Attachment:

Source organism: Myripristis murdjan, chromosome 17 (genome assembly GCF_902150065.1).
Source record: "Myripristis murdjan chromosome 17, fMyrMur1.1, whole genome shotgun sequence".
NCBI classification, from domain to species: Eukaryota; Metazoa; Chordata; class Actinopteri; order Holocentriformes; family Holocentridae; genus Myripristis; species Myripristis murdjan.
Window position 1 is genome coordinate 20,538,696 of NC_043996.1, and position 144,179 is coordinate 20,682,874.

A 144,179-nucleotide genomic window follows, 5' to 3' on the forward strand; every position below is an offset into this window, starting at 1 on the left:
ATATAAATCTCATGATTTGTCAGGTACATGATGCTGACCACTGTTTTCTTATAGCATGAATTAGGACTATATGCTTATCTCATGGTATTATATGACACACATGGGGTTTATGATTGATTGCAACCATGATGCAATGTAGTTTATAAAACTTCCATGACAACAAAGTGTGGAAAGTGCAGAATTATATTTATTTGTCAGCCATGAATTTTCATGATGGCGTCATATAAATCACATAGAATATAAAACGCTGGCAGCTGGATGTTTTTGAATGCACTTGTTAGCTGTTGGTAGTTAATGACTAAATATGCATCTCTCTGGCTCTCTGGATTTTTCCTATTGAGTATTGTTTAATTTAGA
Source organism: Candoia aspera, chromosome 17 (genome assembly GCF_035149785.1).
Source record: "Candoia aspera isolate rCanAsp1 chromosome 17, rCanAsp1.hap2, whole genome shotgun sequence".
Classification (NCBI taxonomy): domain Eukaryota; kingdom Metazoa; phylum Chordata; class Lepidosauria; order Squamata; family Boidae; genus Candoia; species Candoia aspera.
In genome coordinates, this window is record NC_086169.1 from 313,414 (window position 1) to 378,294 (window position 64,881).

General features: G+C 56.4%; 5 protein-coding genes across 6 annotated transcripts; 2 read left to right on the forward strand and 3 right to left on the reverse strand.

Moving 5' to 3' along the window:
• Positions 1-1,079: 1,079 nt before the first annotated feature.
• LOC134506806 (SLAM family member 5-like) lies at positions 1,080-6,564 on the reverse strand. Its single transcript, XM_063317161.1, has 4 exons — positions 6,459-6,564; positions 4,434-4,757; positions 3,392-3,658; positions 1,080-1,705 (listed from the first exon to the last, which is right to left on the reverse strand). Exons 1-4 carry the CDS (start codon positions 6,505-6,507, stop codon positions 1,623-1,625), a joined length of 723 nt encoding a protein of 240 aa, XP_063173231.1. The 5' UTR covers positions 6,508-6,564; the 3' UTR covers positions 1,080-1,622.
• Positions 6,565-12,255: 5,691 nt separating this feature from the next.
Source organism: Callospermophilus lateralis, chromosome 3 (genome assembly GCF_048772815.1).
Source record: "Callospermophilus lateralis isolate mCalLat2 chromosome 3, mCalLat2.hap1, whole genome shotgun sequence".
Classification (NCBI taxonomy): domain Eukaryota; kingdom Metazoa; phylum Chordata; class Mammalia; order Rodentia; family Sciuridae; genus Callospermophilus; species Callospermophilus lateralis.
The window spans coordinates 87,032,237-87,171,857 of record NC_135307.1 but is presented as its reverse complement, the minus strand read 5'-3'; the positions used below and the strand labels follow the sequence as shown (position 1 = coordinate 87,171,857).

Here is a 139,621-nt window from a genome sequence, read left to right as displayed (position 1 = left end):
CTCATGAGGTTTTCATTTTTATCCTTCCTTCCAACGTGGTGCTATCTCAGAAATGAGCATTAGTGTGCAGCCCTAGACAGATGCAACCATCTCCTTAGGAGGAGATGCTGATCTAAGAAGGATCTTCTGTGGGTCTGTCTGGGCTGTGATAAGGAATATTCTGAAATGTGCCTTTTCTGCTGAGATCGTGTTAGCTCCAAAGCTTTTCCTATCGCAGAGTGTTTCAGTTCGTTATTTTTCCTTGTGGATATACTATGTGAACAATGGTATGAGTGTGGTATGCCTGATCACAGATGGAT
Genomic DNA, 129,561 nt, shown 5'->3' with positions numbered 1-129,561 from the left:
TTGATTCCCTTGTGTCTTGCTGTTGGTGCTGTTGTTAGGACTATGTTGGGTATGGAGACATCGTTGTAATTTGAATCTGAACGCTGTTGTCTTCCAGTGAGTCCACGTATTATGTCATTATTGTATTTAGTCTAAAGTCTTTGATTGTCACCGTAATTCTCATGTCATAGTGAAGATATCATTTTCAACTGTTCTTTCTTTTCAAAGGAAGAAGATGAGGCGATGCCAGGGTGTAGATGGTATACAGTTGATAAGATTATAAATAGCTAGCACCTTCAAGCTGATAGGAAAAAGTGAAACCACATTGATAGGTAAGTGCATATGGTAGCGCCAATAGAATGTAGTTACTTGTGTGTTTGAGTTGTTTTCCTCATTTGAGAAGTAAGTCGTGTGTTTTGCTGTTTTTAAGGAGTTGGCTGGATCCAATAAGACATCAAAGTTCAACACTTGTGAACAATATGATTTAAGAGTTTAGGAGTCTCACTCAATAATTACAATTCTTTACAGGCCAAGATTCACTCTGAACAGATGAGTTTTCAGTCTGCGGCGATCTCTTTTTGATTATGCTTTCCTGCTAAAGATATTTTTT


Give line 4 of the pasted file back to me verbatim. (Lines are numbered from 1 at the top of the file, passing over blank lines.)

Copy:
Window position 1 is genome coordinate 20,538,696 of NC_043996.1, and position 144,179 is coordinate 20,682,874.